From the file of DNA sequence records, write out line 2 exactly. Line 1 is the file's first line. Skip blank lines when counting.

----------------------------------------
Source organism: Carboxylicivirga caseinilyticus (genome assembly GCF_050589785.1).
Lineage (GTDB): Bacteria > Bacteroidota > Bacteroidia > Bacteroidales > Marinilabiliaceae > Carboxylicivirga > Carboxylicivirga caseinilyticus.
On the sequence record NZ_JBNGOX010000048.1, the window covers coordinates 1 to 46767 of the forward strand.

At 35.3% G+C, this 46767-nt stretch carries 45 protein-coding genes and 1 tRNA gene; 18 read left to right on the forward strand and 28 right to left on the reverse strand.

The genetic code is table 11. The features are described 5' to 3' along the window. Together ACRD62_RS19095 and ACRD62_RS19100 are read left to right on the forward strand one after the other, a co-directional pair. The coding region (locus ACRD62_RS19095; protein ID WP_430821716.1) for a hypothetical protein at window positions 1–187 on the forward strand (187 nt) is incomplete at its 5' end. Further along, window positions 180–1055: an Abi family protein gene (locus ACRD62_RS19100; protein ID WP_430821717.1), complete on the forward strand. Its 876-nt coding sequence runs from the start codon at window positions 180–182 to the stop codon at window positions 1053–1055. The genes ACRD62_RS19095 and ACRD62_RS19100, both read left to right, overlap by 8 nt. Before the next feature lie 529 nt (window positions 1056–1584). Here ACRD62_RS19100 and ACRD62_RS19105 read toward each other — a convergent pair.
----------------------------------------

Lineage (GTDB): Bacteria > Bacteroidota > Bacteroidia > Bacteroidales > Marinilabiliaceae > Carboxylicivirga > Carboxylicivirga caseinilyticus.